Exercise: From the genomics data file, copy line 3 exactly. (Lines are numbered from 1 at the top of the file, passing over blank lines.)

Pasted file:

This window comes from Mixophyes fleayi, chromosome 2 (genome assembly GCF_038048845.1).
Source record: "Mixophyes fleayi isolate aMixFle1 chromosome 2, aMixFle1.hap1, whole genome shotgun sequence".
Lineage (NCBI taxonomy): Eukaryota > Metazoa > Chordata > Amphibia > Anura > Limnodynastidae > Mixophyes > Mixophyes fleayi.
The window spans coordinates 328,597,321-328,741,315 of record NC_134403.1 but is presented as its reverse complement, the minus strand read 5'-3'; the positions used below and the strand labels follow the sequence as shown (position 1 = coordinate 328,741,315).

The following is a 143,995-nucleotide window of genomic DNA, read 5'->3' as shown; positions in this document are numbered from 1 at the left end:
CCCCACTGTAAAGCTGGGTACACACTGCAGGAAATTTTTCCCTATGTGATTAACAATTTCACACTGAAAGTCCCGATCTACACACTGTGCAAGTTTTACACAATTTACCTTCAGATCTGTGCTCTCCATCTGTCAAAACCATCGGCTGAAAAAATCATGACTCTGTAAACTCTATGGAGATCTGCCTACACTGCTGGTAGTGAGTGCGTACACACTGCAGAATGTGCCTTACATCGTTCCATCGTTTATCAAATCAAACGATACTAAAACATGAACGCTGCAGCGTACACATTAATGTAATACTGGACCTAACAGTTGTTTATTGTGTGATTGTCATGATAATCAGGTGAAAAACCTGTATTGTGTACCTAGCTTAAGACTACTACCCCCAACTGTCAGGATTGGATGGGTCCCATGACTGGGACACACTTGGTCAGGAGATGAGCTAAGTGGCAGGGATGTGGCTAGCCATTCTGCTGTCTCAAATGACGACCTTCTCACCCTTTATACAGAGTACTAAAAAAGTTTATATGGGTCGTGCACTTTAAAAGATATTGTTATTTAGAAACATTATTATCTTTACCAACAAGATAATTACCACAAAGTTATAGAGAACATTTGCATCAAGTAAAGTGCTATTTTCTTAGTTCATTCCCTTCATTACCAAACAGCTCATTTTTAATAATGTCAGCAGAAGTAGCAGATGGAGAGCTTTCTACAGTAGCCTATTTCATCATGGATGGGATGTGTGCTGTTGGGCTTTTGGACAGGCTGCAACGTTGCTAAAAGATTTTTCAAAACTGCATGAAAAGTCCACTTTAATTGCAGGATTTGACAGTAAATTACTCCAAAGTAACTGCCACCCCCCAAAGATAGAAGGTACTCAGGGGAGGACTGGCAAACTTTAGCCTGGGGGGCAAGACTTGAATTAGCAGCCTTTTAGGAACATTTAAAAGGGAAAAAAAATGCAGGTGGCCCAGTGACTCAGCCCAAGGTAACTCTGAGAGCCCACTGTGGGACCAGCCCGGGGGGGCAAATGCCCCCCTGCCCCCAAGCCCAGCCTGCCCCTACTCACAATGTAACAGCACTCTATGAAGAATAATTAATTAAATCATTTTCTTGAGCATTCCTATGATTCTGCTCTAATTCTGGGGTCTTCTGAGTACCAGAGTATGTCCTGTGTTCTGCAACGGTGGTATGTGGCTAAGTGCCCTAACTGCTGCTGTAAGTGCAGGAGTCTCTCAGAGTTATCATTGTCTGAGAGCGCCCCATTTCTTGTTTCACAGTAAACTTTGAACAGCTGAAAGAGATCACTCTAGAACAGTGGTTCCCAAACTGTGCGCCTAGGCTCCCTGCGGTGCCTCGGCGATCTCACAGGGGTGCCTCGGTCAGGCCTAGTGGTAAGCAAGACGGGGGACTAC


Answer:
Lineage (NCBI taxonomy): Eukaryota > Metazoa > Chordata > Amphibia > Anura > Limnodynastidae > Mixophyes > Mixophyes fleayi.